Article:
There were some girls. There were some girls who played field hockey. There were some girls who played Dinos field hockey. There was a girl named Stephanie Maxwell who played Dinos field hockey for five years.
Super Senior Stephanie Maxwell was a super sweeper. The faculty of Kinesiology has bestowed a degree upon her which she will use to go into education, "maybe."
Other things she is not confident about include genetically modified foods.
"Who knows, everything is probably genetically modified in some way," she asserted.
The increased usage and stealth marketing employed by multinational corporations is causing an increasingly fearful populace to purchase the more expensive 'organic' alternative. There is no universally approved definition or policing of 'organic' companies, which are often subsidiaries of the same multinationals that were striving to be boycotted. And field hockey has been a key player in this dubious game since day one.
Back to Maxwell.
She will continue to play field hockey on the Alberta provincial team this summer.
"I've played provincials every summer and had a development spot for the national team for two years," boasted Maxwell.
Maxwell will take many fond memories and no regrets away from the University of Calgary. Specifically, her memories were "all pretty good."
A Royal Bank Academic All Canadian three years strong, Maxwell is apparently a force to be reckoned with both on the field and in the classroom.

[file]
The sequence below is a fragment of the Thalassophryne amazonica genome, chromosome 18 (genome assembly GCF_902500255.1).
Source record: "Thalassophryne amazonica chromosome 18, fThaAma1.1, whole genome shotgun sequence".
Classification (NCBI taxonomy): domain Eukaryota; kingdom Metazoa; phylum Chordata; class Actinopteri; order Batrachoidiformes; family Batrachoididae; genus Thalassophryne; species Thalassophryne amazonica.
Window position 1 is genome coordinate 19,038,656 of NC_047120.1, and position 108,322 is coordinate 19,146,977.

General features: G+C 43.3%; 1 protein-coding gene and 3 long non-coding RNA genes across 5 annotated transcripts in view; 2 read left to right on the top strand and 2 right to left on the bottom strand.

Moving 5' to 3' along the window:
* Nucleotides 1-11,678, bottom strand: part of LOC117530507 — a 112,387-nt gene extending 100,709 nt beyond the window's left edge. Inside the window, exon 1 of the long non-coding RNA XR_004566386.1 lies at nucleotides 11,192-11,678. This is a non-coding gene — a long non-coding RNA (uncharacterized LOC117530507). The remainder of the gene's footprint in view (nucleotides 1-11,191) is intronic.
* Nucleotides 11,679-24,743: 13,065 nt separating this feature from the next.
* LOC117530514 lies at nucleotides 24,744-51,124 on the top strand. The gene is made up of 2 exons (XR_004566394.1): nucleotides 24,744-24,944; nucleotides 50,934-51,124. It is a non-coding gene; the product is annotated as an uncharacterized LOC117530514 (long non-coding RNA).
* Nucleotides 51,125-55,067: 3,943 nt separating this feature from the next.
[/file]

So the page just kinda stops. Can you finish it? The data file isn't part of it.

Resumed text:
Natalie Peterson is another super senior being forced from the team she loves so much. A sociology major, Peterson has been a key component in the concoction that is the field hockey team.
Meanwhile, Melissa Bryden and Katherine Ronca have defied all odds and are both graduating after an almost unheard of four years.
Bryden only competed as a Dino for the past two years, taking a break from competitive field hockey for her first two years to focus on her studies. These years paid dividends as she was also an Academic All Canadian in the days of yesteryear.
After completing a degree in Social Sciences, she hopes to get a Law degree and her Masters in International Relations. We certainly wouldn't set our standards as high as her lofty goals, but we are unfortunately just mere mortals.
The peak of Ronca's field hockey career was competing in the Canada Summer Games. She not only excels in field hockey, but has competed nationally in badminton as well. After receiving her social science degree, she hopes to attend law school.
Over the past five years the aforementioned women have helped build a promising program that can contend with our nation's best. When they arrived the team lost handily and regularly to national powerhouses the University of Victoria Vikes and then University of British Columbia Thunderbirds. The Dinos have since moved onto Canada's top 10 list and were ranked fourth in the country this fall.
Despite being a potential challenger for the national title, the Dinos get short changed on account of the fact that only the top two teams in Canada West hit the ol' dusty trail to nationals each year. Unfortunately, those two teams always seem to be the Vikes and T-Birds.
Well done girls, perhaps future Dinos will make it yet. Good luck with the law and stuff.